Sometime soon, the Environmental Protection Agency will unveil new rules governing power plants’ greenhouse gas emissions. The standards are expected to rely heavily on a controversial emissions-reduction technology known as carbon capture utilization and storage, in which emissions are trapped at their source before entering the atmosphere. The technology has long been touted by the fossil fuel industry and its defenders—such as Senators Kyrsten Sinema and Joe Manchin—but still has a very limited track record. In fact, there isn’t a single commercial power plant in the United States currently using it.
The EPA’s new regulation could see the industry’s more fantastical claims about carbon capture come back to bite it. If the new rules look like early reports suggest they will, they would effectively be calling the bluff of those who have claimed for years that this expensive technology—still unproven at scale—is a unicorn solution that will allow polluters to continue to burn coal, oil, and gas without furthering a planetary catastrophe.
Experts predict the EPA will base its clean-performance standard for power plants on a “best system of emission reduction” that includes carbon capture’s capacity to neutralize emissions. In other words, the new rules won’t mandate that power plants use the technology but will treat it as one of many ways to meet the reductions goal. Some utility companies may instead choose to shut down dirty plants, opting for a cheaper option like wind or solar; gas plants may use hydrogen. “It’s going to be up to the states and the companies to look at their options and choose whether they want to keep that plant online,” the Natural Resources Defense Council’s Lissa Lynch told energy writer David Roberts.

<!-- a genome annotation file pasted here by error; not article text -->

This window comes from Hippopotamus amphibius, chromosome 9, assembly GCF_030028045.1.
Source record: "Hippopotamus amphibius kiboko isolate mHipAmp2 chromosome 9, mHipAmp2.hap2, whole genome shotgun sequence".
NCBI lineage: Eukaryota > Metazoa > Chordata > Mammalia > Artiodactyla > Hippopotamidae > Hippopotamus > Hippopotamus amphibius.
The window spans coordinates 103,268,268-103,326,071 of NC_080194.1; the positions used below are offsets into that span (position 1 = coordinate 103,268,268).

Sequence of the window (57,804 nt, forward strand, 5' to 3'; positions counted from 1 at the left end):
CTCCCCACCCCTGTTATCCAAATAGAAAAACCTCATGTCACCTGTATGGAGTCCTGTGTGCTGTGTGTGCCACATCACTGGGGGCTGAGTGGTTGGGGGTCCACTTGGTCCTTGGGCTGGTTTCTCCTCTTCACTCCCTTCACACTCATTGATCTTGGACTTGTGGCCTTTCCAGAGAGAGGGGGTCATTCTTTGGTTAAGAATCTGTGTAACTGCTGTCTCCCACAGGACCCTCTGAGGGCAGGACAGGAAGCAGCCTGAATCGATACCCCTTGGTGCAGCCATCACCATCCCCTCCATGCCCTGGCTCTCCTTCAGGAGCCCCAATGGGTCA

Two people familiar with the rulemaking process told Politico that the proposal “would require power companies to capture most of their carbon emissions rather than letting it enter the atmosphere” (if, that is, they’re not slashing emissions by other means). “No commercial power plants in the United States use carbon-capturing technology now, but the agency views it as ready to be used widely,” the sources said. According to the Global CCS Institute, there are just two commercial power plants on earth that are currently using carbon capture and storage, in Canada and China. The 30 carbon capture sites that were operational last year, mostly at industrial locations, captured about 0.1 percent of global emissions. Eleven more facilities were under construction.
The Supreme Court’s decision last summer in West Virginia v. EPA is surely front of mind for regulators crafting these rules. In that ruling, the court’s right-wing majority found that the agency’s Clean Power Plan—proposed by the Obama administration in 2015—had overstepped the mandate Congress gave it via a specific section of the Clean Air Act. Rather than regulating emissions per power plant, the Obama-era regulation had set out rules for the power sector generally. The new Biden rules reportedly would require changes of individual plants. It’s thanks to the Supreme Court decision, as well, that the standards are unlikely to mandate that companies reduce emissions through a specific means.